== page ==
Despite this portrayal of young people being overly naïve or immature about issues like privacy, I found that they were well informed. They were highly aware of the business models of technology companies like Facebook. Many spoke about the constant ads, the commercial interest in their personal data, unrealistic body images that would make them feel lesser, algorithms that filter their feeds based on business interests, and the way social media platforms are conceptualized to keep them engaged. Recurring feelings of shame did not arrive from unknowingly doing something “wrong,” but because one ought to know better than spending 30 minutes of their lives watching TikToks, for example. This “waste of time” is a widespread moral failing; shame is a negative feeling about the self. As Sara Ahmed (2014) points out, shame entails a fear of exposure to others and leads to concealment and attempts to hide. Whereas guilt requires a type of external punishment for a certain type of wrongdoing, shame is a negative feeling about the self. It marks personal and moral inadequacy that is spun as a sign of a weak mind or bad character. Spending time, time being capitalism’s central commodity, with fun online activities exposes young individuals to neoliberal morality of productivity. Without a doubt, current digital ecosystems do promote keeping users engaged and capturing their attention for as long as possible. Design features such as infinite scrolling, auto-play, recommendations on what to read, or watch or listen to next are all used to achieve this goal. This paradox of wanting to keep the consumer engaged, under a strong cultural valorization of productivity, has a shifting effect. To avoid feelings of shame, individuals take it upon themselves to optimize their behavior and plan their time online, all while they continue to perceive technologies as mainly neutral.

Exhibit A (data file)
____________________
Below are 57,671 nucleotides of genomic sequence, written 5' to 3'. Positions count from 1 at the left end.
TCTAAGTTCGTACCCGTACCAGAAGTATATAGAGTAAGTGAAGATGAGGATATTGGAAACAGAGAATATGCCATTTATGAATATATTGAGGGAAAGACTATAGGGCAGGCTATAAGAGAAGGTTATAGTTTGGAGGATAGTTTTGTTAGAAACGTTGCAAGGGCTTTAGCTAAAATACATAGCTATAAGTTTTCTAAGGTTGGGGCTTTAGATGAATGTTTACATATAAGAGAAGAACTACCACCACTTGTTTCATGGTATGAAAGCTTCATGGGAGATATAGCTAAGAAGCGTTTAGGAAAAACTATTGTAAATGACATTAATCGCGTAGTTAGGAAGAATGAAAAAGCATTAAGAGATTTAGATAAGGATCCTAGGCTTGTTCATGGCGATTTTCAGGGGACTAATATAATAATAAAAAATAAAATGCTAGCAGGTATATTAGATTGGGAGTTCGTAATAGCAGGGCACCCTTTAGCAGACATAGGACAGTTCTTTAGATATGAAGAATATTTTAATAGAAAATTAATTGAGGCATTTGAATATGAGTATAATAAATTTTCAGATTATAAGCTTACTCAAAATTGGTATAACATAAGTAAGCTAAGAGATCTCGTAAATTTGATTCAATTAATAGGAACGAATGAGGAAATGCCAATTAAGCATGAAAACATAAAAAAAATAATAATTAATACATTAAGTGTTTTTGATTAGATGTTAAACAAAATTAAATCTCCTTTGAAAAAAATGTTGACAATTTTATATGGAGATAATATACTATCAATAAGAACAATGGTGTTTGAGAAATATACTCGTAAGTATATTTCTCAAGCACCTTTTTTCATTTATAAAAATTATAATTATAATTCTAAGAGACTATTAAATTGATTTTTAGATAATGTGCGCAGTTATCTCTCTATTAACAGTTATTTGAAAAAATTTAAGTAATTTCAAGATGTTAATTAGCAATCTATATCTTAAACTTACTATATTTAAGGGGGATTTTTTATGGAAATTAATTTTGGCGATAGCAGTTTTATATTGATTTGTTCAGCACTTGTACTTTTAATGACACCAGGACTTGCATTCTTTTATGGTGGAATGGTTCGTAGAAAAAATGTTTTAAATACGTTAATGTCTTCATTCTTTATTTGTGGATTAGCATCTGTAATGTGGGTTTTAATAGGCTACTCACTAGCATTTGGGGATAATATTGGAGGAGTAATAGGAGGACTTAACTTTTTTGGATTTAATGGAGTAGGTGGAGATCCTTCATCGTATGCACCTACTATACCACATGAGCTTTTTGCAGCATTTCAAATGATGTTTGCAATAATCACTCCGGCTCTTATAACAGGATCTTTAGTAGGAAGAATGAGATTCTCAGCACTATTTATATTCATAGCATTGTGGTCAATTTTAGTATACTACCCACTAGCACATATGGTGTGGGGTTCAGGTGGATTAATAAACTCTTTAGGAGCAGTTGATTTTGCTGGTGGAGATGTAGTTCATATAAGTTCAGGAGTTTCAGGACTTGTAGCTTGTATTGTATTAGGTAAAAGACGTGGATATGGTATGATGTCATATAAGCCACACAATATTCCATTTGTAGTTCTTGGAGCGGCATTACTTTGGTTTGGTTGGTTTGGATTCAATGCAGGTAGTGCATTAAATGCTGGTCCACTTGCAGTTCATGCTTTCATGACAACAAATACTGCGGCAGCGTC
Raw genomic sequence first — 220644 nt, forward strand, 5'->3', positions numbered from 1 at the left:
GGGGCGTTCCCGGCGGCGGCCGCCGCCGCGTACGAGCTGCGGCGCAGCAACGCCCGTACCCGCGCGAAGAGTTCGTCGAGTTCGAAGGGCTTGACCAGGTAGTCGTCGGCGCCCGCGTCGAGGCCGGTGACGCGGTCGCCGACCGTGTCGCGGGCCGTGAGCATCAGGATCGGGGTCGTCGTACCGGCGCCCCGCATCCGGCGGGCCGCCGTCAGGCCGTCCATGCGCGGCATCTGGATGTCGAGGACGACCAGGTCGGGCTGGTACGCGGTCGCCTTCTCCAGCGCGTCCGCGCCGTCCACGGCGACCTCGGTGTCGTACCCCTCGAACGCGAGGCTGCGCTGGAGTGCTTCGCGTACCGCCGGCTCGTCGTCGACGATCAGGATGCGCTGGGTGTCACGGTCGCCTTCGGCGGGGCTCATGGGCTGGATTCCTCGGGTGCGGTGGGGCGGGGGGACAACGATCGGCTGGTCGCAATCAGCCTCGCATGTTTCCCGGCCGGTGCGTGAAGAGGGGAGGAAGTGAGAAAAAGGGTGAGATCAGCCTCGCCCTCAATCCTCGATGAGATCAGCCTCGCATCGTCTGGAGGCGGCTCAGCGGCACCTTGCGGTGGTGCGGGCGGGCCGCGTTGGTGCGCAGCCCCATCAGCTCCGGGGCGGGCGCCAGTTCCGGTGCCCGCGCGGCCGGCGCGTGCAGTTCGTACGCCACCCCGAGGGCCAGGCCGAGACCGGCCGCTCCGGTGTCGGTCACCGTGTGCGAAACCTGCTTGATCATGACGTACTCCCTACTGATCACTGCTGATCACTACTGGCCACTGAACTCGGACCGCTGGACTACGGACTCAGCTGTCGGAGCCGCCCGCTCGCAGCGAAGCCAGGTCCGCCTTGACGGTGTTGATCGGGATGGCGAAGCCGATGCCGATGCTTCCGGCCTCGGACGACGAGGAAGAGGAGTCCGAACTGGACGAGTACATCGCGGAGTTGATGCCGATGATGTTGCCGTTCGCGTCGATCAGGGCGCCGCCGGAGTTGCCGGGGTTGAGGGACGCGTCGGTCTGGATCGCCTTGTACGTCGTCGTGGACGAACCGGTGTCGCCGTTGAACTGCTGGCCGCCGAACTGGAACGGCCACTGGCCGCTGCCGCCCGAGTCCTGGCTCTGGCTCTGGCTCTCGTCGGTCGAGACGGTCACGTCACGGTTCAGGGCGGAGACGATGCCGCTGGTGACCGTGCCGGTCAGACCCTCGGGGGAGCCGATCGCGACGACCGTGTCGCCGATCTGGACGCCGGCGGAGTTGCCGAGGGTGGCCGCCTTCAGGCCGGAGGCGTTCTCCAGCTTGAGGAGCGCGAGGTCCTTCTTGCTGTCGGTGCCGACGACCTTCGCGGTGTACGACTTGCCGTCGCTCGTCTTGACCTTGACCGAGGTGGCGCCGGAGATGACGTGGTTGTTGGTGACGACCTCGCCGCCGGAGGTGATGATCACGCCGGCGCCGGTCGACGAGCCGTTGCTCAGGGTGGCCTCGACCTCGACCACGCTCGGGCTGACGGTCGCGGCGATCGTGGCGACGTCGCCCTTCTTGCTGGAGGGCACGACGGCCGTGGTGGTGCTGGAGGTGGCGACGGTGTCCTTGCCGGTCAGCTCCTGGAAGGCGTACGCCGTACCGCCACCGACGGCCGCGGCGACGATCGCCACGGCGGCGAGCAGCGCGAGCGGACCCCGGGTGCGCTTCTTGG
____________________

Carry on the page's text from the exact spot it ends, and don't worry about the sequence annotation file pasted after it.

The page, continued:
Self-Optimizing Your Way Out of Shame
In recent years, several scholars have pointed out how the quantification of the self and the rise of digital measurement techniques has fed into neoliberal narratives of self-improvement (e.g. Lupton 2016, Davies 2016). Similarly, most of my participants believed that digital media was neutral and that its influence mainly depended on how they used it. Making digital media work for themselves was their own responsibility, not one of its creators who seem to be untouchable and unwilling to change their actions. As a result, the young people I spoke to had developed strategies to limit unproductive time with their smartphones and social media. These strategies mainly depended on using built-in “screen time” applications that were integrated into their phones, in order to reduce the amount of time spent with a certain app or on their phones in general. The term “screen time” itself was often used as an indicator to describe their relationship to digital media. Spending 1-2 hours a day was acceptable to most as long as these hours were filled with tasks like education, work, news, or gathering information. However, any time spent above 3-4 hours, especially when used for social media, was worrying to them and might indicate that someone had a serious problem or was potentially addicted. Screen time’s measurability gives a feeling of control over the often-untamable forces of the Internet. As one of the participants commented on their uses of screen time, “it’s more about getting yourself a bit removed from it.” However, this perceived control can strengthen the assumption of failure when a person does not meet their personal goals; it also quantifies the morality of digital behavior by providing an overview of which app has been used for how long and gives reminders. Failure in this regard reinstates feelings of shame and stress.